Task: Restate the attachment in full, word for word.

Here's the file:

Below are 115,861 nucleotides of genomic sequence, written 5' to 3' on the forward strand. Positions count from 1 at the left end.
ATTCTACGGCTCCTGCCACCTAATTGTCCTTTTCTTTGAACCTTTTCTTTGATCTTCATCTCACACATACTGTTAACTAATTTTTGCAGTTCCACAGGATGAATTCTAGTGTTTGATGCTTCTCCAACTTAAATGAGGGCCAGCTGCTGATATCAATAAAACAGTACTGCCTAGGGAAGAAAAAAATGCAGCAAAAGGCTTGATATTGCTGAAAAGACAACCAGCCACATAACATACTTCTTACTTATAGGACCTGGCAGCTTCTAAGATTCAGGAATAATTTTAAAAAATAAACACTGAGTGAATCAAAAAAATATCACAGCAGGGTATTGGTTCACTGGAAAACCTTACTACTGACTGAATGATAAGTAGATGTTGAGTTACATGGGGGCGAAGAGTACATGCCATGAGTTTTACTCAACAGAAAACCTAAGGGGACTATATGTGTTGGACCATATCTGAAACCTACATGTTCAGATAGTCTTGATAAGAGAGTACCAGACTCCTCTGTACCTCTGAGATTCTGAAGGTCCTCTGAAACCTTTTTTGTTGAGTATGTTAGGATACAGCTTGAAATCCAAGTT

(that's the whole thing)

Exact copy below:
Below are 115,861 nucleotides of genomic sequence, written 5' to 3' on the forward strand. Positions count from 1 at the left end.
ATTCTACGGCTCCTGCCACCTAATTGTCCTTTTCTTTGAACCTTTTCTTTGATCTTCATCTCACACATACTGTTAACTAATTTTTGCAGTTCCACAGGATGAATTCTAGTGTTTGATGCTTCTCCAACTTAAATGAGGGCCAGCTGCTGATATCAATAAAACAGTACTGCCTAGGGAAGAAAAAAATGCAGCAAAAGGCTTGATATTGCTGAAAAGACAACCAGCCACATAACATACTTCTTACTTATAGGACCTGGCAGCTTCTAAGATTCAGGAATAATTTTAAAAAATAAACACTGAGTGAATCAAAAAAATATCACAGCAGGGTATTGGTTCACTGGAAAACCTTACTACTGACTGAATGATAAGTAGATGTTGAGTTACATGGGGGCGAAGAGTACATGCCATGAGTTTTACTCAACAGAAAACCTAAGGGGACTATATGTGTTGGACCATATCTGAAACCTACATGTTCAGATAGTCTTGATAAGAGAGTACCAGACTCCTCTGTACCTCTGAGATTCTGAAGGTCCTCTGAAACCTTTTTTGTTGAGTATGTTAGGATACAGCTTGAAATCCAAGTT